Use this URL to cite or link to this record in EThOS: http://ethos.bl.uk/OrderDetails.do?uin=uk.bl.ethos.634974
Title: Dielectric resonator antennas and bandwidth enhancement techniques
Author: Castillo Solis, Maria De los angeles
ISNI:       0000 0004 5353 5842
Awarding Body: University of Manchester
Current Institution: University of Manchester
Date of Award: 2015
Availability of Full Text:
Access from EThOS:
Access from Institution:
Abstract:
In this thesis a technique that is being used in another area of technology to optimize light reception in a photographic camera was also applied to the dielectric resonator antenna. The technique consisting of the use of thin film to couple the media and camera impedances resulted in a dielectric resonator antenna bandwidth enhancement technique. The bandwidth enhancement technique was found when thin film dielectric layer structure was used to couple the dielectric resonator and its feed mechanism. Remarkable good performance was detected with a coplanar waveguide fed cylindrical dielectric resonator antenna which resulted in an improvement to its fractional bandwidth from 7.41% to 50.85%. Extensive experimental work was undertaken in order to explore the extent offered in bandwidth performance by using thin film dielectric layer structure in the dielectric resonator antenna performance. The experimental tasks were designed in order to investigate the influence of the thin film dielectric layer structure in relation to its size, shape, thickness, position and direction. Experimental results were supported with simulation work with the computer simulation technology microwave studio. The pieces of the material used for undertaking this experimental work were manually handcrafted. Four different dielectric resonator antenna designs were used in order to carry out the experimental work including the coplanar waveguide fed cylindrical dielectric resonator antenna. The other three dielectric resonator antennas were implemented using the same microstrip feed mechanism. Improved performance in bandwidth was achieved for all the designs. Optimization of the incoming signal was observed when a piece of thin film dielectric layer structure was placed in position between the feed mechanism and the dielectric resonator antenna. The optimization was observed as an enhancement in both the return loss level and the bandwidth of work. Different unexpected operational modes from were activated, such modes being called perturbed modes. Two different shapes were used in this project. Cylindrical dielectric resonator antenna (ɛr = 37) from a commercial provider and two novel rectangular dielectric resonator antennas. The novel rectangular dielectric resonator antennas were created with the methodology presented in this thesis. The rectangular dielectric resonator antennas were elaborated with transparent ceramic material (ɛr = 7) and TMM10i (ɛr = 9.8) from the Rogers Corporation company. The bandwidth enhancement technique was tested in novel embedded dielectric resonator antennas. A coplanar waveguide fed embedded cylindrical dielectric resonator antenna achieved a maximum bandwidth enhancement of 156.77% around f = 3.79 GHz with a thin film dielectric layer structure modified rectangular piece on one edge. Escalation to dielectric resonator antenna design at millimeter wave frequencies was achieved by using thin film dielectric layer structure bandwidth enhancement technique and a handcrafted printed circuit board millimeter wave feed mechanism. The millimeter wave feed mechanisms were achieved using a low cost alternative technique conceived as part of this project. Millimeter wave dielectric resonator antennas were implemented using thin film dielectric layers structure. The antennas deliver an adequate performance in bandwidth. The work presented in this thesis demonstrates dielectric resonator antenna simpler geometry, simple couple schemes, small size, low profile, light weight, and ease of excitation and orientation. Other parameters have also been investigated covering reduced complexity, high degree of flexibility, ease of fabrication and the use of low cost technology to escalate to millimeter wave frequencies.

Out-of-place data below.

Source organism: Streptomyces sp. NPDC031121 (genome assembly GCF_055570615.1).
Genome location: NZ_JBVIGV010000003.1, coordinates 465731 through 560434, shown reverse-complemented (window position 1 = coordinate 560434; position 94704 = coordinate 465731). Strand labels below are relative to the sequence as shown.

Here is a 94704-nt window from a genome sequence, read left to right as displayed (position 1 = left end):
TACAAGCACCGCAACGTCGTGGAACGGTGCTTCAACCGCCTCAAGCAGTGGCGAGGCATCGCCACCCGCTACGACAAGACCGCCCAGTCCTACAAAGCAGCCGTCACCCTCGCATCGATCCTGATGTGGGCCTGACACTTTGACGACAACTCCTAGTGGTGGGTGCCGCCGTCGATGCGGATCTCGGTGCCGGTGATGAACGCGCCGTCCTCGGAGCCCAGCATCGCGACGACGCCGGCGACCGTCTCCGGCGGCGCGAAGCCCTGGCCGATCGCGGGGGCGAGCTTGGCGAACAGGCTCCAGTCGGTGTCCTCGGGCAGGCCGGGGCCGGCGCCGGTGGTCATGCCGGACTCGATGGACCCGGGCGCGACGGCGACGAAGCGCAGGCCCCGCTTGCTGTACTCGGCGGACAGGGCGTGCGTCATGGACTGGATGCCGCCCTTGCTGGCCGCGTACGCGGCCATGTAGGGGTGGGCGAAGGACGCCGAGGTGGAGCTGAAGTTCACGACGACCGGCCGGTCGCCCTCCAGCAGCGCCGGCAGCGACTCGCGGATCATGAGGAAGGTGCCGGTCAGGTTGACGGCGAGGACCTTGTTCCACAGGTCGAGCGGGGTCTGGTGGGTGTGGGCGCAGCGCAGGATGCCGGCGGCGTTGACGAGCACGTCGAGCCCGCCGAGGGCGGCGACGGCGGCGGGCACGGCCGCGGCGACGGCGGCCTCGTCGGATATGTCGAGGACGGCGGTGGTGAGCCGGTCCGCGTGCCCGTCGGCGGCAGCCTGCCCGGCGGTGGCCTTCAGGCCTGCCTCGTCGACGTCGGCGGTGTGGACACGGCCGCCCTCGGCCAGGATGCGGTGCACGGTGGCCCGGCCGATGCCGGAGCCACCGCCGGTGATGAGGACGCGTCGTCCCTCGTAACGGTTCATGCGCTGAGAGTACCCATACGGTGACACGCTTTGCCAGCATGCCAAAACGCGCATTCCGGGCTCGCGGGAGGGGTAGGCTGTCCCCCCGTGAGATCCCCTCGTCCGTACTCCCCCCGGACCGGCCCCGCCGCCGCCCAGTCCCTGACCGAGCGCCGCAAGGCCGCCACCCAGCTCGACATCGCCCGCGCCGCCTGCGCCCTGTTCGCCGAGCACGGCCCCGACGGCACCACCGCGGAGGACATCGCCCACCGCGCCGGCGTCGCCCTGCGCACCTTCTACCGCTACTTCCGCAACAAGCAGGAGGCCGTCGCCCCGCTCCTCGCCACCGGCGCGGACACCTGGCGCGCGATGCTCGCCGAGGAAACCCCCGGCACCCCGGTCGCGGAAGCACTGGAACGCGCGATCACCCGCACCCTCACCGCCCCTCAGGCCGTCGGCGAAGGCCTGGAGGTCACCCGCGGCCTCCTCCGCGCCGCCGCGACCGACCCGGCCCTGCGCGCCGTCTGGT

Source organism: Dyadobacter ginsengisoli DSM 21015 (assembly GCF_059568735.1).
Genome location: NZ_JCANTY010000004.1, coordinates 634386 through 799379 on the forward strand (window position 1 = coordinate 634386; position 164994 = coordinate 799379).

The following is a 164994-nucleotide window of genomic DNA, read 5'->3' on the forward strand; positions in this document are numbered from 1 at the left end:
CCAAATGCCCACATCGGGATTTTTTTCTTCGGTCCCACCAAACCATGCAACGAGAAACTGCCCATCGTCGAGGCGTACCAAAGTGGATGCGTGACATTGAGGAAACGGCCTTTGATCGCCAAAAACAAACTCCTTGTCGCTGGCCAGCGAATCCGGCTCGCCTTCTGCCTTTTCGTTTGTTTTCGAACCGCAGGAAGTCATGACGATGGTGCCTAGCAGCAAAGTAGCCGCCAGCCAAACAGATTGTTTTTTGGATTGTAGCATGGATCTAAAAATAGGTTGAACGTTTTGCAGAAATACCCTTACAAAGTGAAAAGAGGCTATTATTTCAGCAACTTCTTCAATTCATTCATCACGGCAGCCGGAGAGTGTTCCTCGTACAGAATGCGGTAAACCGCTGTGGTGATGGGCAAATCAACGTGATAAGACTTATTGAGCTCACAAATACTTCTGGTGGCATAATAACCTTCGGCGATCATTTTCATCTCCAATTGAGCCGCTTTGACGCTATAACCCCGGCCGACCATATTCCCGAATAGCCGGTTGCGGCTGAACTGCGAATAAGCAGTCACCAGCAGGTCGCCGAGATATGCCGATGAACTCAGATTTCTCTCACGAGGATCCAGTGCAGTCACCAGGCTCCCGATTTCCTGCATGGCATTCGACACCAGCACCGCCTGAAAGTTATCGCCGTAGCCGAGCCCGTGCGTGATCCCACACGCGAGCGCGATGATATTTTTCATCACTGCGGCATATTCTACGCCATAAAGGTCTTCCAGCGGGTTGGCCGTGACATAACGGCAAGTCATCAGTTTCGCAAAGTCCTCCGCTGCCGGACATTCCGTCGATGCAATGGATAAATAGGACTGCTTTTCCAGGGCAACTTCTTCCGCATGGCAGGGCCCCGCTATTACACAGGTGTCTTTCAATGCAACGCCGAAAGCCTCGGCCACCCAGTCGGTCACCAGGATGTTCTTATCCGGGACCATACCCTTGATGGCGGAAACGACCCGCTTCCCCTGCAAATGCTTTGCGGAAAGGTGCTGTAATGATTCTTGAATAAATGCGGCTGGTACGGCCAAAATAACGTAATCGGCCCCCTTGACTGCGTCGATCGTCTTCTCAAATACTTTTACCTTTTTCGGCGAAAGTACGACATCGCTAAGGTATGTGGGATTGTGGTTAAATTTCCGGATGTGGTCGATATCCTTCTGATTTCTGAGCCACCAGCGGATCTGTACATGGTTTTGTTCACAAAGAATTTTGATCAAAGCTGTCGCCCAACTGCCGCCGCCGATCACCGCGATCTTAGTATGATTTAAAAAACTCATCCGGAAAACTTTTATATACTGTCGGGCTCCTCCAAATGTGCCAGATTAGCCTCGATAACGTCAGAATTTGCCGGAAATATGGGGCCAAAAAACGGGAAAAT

Supervisor: Not available Sponsor: CONACyT
Qualification Name: Thesis (Ph.D.) Qualification Level: Doctoral
EThOS ID: uk.bl.ethos.634974  DOI: Not available
Keywords: Dielectric resonator antennas ; Thin film dielectric layer structure ; Bandwidth enhancement technique ; Transparent material
Share: